Studio: Olive Films
Director: Marziyeh Meshkini
Release Date: September 30, 2010, 1:28 pm
Rating: Not Rated for
Run Time: 01h:13m:54s
Movie Grade: B-
DVD Grade: C+
It's easy to claim too much for this movie (as Richard PeÒa does on the commentary track), and I don't want the pendulum to swing too far in the other direction and come off as merely contrary. (How's that for a caveat to open a review?) This is one of those films that's actually sort of better in theory than in practiceóit's not a bad idea for a movie, but watching it, a lot of it feels kind of obvious and heavy handed. More knowledgeable students of film than I can speak to the resurgence of the Iranian film community on the international scene; on its own merits, this is a film that you can't help but respect, but may not actually enjoy all that much.
This is actually three short films, loosely connected, having more thematic resonance with one another than story overlap. As you might surmise from the film's title, each of the three episodes focuses on a woman, each in a different stage of life; each takes place in a single day. You'd be foolish to be overly hasty and draw grand conclusion about the rights of women in contemporary Iran based exclusively on this movie, so let's just take a look at the individual stories. Each bears the name of its hero, and the first, Hava, takes place on the title character's ninth birthdayóthe day, she is told, that she leaves childhood and most don the chador. Hava fights for one last gasp of a playdate, with her friend, a boy, Hassan. Is that freighted with enough psychological baggage for you?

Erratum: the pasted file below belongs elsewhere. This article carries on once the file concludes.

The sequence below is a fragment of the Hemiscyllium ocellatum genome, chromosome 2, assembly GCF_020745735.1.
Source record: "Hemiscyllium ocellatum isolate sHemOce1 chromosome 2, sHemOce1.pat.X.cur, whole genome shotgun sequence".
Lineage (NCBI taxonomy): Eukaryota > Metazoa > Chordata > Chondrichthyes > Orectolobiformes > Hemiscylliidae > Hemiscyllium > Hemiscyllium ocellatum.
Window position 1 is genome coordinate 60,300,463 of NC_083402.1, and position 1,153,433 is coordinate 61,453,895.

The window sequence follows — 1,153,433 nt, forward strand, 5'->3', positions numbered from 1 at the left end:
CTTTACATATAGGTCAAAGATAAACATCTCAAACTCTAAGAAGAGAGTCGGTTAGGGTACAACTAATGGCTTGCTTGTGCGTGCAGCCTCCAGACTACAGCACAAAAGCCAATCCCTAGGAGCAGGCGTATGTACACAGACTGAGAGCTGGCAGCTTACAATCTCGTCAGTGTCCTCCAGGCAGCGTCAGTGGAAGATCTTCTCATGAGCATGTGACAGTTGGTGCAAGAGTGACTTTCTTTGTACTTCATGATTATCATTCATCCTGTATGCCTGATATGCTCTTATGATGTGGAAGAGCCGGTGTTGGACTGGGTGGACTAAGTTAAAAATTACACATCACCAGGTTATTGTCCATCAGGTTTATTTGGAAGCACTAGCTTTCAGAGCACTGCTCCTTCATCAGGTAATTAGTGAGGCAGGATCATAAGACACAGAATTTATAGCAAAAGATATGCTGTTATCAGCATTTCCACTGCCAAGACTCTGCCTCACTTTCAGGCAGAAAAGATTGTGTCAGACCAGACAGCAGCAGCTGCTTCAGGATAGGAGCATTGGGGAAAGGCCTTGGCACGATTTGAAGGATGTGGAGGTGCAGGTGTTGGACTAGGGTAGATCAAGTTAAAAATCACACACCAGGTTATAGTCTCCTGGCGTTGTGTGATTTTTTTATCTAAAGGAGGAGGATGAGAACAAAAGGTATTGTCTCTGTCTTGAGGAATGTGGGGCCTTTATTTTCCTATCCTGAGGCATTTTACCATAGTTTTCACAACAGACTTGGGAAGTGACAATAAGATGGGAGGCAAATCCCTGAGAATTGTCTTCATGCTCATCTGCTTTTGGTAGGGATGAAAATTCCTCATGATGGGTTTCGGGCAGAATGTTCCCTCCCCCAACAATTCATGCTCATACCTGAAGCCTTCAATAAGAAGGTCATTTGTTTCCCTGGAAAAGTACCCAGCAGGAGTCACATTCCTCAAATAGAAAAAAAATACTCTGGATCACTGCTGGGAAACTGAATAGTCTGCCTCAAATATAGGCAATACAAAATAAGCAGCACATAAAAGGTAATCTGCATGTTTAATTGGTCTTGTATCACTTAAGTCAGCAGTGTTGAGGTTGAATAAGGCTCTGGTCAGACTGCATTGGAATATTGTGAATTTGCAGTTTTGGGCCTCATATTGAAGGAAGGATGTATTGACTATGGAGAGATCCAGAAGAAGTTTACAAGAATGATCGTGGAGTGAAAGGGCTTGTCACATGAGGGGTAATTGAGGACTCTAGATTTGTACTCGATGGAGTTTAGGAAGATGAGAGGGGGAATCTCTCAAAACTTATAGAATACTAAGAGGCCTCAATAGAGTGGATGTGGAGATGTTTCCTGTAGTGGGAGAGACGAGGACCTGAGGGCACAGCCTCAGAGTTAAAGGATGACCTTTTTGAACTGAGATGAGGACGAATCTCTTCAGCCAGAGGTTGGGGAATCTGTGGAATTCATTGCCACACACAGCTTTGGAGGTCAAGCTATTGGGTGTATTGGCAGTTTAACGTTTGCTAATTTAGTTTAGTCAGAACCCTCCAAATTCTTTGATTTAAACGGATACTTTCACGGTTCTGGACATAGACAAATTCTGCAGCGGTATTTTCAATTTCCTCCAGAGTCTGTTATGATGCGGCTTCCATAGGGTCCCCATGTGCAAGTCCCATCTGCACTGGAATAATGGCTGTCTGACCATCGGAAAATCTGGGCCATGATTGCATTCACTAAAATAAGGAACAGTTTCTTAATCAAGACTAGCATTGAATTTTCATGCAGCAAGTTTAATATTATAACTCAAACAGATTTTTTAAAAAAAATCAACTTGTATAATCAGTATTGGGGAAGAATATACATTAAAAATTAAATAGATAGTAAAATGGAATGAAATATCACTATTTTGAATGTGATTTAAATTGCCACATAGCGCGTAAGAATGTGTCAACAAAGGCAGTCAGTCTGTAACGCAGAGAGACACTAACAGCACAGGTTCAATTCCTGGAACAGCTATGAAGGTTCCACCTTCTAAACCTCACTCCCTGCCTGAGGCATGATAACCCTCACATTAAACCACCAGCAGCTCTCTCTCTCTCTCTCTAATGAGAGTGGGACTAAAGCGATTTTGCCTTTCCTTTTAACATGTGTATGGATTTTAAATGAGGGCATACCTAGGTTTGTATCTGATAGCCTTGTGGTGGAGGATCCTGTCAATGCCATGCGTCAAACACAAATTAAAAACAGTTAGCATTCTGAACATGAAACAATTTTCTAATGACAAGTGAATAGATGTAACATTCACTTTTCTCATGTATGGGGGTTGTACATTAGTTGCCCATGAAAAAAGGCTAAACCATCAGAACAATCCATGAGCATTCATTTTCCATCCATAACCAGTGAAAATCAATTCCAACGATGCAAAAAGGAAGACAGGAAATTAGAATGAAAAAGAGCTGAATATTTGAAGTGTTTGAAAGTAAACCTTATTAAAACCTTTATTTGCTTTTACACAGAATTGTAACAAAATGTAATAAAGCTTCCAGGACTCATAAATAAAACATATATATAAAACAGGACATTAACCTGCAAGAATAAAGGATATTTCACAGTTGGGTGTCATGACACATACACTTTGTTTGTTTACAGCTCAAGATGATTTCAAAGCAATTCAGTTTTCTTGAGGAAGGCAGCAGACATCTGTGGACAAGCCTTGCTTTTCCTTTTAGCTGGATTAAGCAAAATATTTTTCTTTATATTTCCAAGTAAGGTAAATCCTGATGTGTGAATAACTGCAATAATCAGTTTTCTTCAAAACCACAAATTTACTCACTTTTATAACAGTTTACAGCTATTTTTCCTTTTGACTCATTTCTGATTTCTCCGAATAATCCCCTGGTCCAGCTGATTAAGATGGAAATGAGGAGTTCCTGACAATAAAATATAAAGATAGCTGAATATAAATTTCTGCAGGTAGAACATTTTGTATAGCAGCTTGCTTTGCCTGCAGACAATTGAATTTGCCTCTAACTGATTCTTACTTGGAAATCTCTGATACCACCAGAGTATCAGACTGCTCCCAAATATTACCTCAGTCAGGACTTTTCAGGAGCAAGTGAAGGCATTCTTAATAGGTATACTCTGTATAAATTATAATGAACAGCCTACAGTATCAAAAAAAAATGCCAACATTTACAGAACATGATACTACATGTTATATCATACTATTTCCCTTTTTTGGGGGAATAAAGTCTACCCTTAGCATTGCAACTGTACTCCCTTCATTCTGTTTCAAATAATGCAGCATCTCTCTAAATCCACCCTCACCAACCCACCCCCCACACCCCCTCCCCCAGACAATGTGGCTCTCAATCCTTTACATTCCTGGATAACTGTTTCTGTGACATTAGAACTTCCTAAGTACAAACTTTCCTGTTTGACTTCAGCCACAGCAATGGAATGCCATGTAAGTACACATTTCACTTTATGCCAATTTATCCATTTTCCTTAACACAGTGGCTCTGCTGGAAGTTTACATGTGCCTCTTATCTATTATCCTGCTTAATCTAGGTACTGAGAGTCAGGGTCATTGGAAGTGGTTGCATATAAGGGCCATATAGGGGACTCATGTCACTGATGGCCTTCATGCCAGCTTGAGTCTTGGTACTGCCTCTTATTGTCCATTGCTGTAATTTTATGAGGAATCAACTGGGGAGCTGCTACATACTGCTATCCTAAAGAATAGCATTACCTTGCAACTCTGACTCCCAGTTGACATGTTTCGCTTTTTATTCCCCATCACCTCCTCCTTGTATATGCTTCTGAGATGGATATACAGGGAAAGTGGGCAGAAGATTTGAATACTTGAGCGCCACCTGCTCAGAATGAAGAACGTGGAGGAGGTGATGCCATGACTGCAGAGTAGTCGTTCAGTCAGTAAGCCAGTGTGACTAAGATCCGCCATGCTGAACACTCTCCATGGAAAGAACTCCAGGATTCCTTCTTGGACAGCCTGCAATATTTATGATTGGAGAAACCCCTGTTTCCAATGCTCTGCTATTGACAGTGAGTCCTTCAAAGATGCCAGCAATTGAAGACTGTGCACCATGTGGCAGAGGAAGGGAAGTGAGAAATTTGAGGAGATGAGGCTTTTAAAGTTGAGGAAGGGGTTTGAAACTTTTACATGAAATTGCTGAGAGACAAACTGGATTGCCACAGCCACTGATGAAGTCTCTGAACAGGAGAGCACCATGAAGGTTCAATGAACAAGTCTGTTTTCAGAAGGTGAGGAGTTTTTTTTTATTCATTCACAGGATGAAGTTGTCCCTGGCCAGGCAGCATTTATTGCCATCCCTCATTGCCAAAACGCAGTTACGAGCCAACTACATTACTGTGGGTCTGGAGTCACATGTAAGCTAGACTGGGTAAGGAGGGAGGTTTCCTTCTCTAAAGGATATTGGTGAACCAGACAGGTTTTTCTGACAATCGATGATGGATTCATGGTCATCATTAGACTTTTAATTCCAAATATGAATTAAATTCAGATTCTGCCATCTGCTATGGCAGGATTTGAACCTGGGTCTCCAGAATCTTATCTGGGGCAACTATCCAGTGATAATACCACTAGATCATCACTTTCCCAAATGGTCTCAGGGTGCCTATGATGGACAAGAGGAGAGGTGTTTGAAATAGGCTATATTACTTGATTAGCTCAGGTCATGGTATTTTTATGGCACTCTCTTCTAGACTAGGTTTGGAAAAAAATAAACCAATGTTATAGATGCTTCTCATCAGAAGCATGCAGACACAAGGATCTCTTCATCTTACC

The film aspires to a kind of Middle Eastern Neorealist authenticity, which is a nice idea, but in fact means that we get a film full of wooden performances from a cast that frequently seems uncomfortable in front of the camera. And so the event of this story doesn't really happen, in a wayóit's a heartfelt piece of writing, about leaving childish things behind. But what we get instead is a short film with actors who are game but maybe not so talented, led by a director more interested in metaphor than human emotion. Which is a really, really bad trait in a director.
Ahoo offers us some great striking images: men on horseback chasing down a pack of women wearing chadors and riding bicycles (sort of a Tour de Chador, if you will), and we soon learn that the woman wants a divorce, and the man on the horse, her husband, doesn't want to give her one. We get some wonderfully poetic pictures of flight, escape, and freedom, with the desert on one side, the sea on the otheróit's a great visual representation of the oppressiveness of the patriarchy. But it does go on, long after we get it; and there are a few too many portentous slo-mo shots of horse's hooves, for my taste.
Finally, Hoora brings us a fair dose of absurdism, sort of Ionesco at the beachóthe title character is a grandmother, wheeled out of the airport on a luggage cart by a young man and into the mall. She consistently tries to make him her grandsonóshe does the same thing to all the young men she meetsóbut her focus is on more important matters: shopping. She's madly acquisitive, and buys everything in sight and takes it all to the beach. The point must be about the juxtaposition of poverty and excess, and there you have it. A still might have served as well.
PeÒa's commentary track (he's from the Film Society of Lincoln Center) is better on Iranian film generally than on the particulars of this movie; also on the disc is a photo gallery (stills set to soundtrack music), a trailer, weblinks for the film and the distributor, and an essay by "acclaimed author" Shirin Neshat. You can read an abridged version on your PC, or go old school and check out the paper copy that accompanies the DVD.
Jon Danziger September 30, 2010, 1:28 pm